In September, Airea, a Farmington Hills-based commercial furniture dealership owned by former Detroit Piston Vinnie Johnson, opened a 2,500-square-foot studio in One Campus Martius, home of Compuware Corp. Rather than serve as a regular retail showroom, the new space serves as a free drop-in workspace and product exposure incubator for Detroit’s design and business community.
Outfitted with office furniture from Holland’s Haworth Co. and technology from Brighton-based SVT, the space features 11 nontraditional work zones, and can accommodate up to 150 people. Dave Kiwior, Airea company president, spoke with DBusiness Daily News about showcasing office furniture in a non-traditional manner.
DDN: How is the studio different from a typical showroom?
DK: It’s kind of like a perpetual trade show. It promotes the furniture in an experiential way. People can try it before they buy it by sitting in an environment where they can really envision how to use the product in a given space. Now I have customers coming to me asking, “How can I get my office to (look and function) this way?”
DDN: Does it conveys the importance of furniture in the workplace?
DK: Yes, and it’s a great space story as well. CoreNet recently did a major study where they found companies are trying to reduce the amount of square footage in an office from 150 to 100 square feet per person due to real estate costs. To most people, that’s very frightening because they think their personal space is going to shrink dramatically. But what spaces like this studio show is how people can work now because of things like remote technology, laptops, and tablets. They’re unencumbered by their desks or their cubicles.
The notion of this space being set up like a work longue could very much be a space in an office. You could get people in 83 square feet per person in an environment they would love as opposed to feel negatively about. When you come in and see the space, you realize it can be done in a very creative, collaborative way.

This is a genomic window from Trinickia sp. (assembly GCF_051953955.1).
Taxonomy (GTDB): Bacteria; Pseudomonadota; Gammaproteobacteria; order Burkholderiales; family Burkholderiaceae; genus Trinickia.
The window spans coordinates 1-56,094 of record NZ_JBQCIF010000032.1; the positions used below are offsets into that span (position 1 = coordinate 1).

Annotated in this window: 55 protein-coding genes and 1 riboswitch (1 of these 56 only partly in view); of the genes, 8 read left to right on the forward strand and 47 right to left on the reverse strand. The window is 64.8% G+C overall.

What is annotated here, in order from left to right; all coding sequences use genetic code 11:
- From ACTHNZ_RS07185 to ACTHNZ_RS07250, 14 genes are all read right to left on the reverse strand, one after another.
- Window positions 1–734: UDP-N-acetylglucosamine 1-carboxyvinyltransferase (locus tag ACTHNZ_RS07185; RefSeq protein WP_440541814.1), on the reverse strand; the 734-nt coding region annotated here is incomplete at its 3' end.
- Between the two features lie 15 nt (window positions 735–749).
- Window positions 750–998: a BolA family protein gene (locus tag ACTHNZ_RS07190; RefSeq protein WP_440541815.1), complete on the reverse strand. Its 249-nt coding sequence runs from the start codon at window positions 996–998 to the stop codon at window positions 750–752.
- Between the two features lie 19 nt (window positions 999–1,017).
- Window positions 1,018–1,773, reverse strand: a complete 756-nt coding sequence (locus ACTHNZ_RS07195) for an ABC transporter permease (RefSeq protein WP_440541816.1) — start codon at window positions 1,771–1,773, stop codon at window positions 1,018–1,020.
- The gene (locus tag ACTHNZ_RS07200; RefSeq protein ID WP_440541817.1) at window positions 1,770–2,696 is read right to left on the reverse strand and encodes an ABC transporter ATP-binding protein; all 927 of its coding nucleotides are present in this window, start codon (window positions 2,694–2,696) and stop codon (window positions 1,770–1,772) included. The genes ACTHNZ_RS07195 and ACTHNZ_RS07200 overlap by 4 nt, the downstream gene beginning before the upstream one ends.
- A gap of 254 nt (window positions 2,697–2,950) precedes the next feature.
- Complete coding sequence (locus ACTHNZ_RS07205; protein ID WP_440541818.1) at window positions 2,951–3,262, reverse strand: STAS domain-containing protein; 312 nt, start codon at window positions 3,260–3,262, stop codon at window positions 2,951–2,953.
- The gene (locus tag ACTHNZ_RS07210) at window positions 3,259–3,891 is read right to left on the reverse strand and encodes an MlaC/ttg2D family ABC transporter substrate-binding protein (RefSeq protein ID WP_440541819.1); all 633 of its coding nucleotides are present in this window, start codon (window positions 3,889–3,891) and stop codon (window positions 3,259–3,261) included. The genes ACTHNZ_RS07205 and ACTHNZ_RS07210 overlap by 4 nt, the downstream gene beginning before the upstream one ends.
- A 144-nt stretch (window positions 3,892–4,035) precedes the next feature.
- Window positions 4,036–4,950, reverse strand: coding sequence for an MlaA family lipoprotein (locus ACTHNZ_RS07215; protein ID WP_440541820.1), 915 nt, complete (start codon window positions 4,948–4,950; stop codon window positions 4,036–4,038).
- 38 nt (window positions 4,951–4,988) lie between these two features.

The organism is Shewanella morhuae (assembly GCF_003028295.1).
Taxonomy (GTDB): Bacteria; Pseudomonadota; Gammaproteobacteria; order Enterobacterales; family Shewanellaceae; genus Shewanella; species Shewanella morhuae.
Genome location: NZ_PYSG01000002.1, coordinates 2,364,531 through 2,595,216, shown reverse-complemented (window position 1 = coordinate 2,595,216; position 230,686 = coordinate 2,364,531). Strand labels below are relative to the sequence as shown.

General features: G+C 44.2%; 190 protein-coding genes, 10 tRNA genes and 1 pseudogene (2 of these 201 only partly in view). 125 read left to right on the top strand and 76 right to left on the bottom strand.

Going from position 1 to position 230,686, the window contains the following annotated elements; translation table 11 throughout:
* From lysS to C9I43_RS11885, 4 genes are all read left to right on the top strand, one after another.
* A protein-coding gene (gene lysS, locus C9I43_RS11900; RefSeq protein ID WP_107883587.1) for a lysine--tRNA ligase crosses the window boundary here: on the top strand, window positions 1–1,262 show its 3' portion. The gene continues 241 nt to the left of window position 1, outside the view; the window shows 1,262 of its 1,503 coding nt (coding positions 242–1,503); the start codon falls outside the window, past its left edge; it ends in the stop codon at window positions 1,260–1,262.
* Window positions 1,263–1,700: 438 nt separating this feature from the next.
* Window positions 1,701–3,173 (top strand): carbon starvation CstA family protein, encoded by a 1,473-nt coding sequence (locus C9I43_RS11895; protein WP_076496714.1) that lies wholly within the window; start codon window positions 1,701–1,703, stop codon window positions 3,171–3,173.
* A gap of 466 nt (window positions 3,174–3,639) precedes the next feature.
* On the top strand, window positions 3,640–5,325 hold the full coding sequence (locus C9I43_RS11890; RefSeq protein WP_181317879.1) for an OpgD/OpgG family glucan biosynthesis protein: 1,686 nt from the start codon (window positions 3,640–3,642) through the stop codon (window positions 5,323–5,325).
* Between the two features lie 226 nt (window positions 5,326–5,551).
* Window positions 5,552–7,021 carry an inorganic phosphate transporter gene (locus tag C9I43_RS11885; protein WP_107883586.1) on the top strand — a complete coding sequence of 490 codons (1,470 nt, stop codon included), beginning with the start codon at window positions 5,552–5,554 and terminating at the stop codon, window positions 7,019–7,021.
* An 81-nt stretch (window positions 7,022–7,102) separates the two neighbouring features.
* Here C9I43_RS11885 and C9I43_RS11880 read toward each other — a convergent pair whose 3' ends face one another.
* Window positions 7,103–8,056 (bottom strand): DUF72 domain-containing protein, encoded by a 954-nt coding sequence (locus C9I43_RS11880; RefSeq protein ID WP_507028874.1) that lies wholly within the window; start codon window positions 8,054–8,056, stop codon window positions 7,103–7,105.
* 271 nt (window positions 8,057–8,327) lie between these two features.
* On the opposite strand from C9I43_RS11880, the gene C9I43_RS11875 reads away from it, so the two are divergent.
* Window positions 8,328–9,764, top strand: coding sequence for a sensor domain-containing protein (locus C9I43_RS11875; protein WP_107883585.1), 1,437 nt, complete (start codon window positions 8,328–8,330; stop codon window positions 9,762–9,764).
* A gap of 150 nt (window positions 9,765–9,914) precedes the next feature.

DDN: How are sales doing?
DK: The sales cycle in the office furniture world is probably three to four to six months, sometimes even longer. We won’t really see the huge benefit of this studio for six months. But neither do my sales reps when they call on somebody. Rarely do they walk through a door and somebody says, “Oh yes, I want to buy five chairs today.” It’s more like, “We’re thinking about renovating a space, let’s talk about what you can do for us.”
With the studio, we’re doing a lot on the marketing end of it. That’s where it all starts — just getting the product in front of people.
There have been some great opportunities that have resulted from the studio. We’ve formed relationships with companies that we’ve either had a hard time getting through to or that we’d never heard of before. We’re now on the radar with them and they with us.
DDN: Who is accessing the studio?
DK: There’s a ton of traffic from people coming in to use the space everyday. We see a lot of people from Compuware and Quicken Loans, which are in the building. Some have four-person meetings in a corner somewhere and others are using the conference room for an hour-long meeting.
DDN: Did your location in the building impact the concept for your studio?
DK: At first, Compuware was reluctant to let us take retail space. If you were the building, you’d probably rather see a Taco Bell or a Verizon store or something you would go to and use to help your day. I knew we needed to do something different, and when they allowed us to be in the retail space, I knew I had to prove that it would be a good amenity for the building.
That (relationship) helped form the mission for the space. Now it’s a product gallery. It’s a work lounge. It’s a collaboration studio. And everyone is getting something different out of it when they come down there.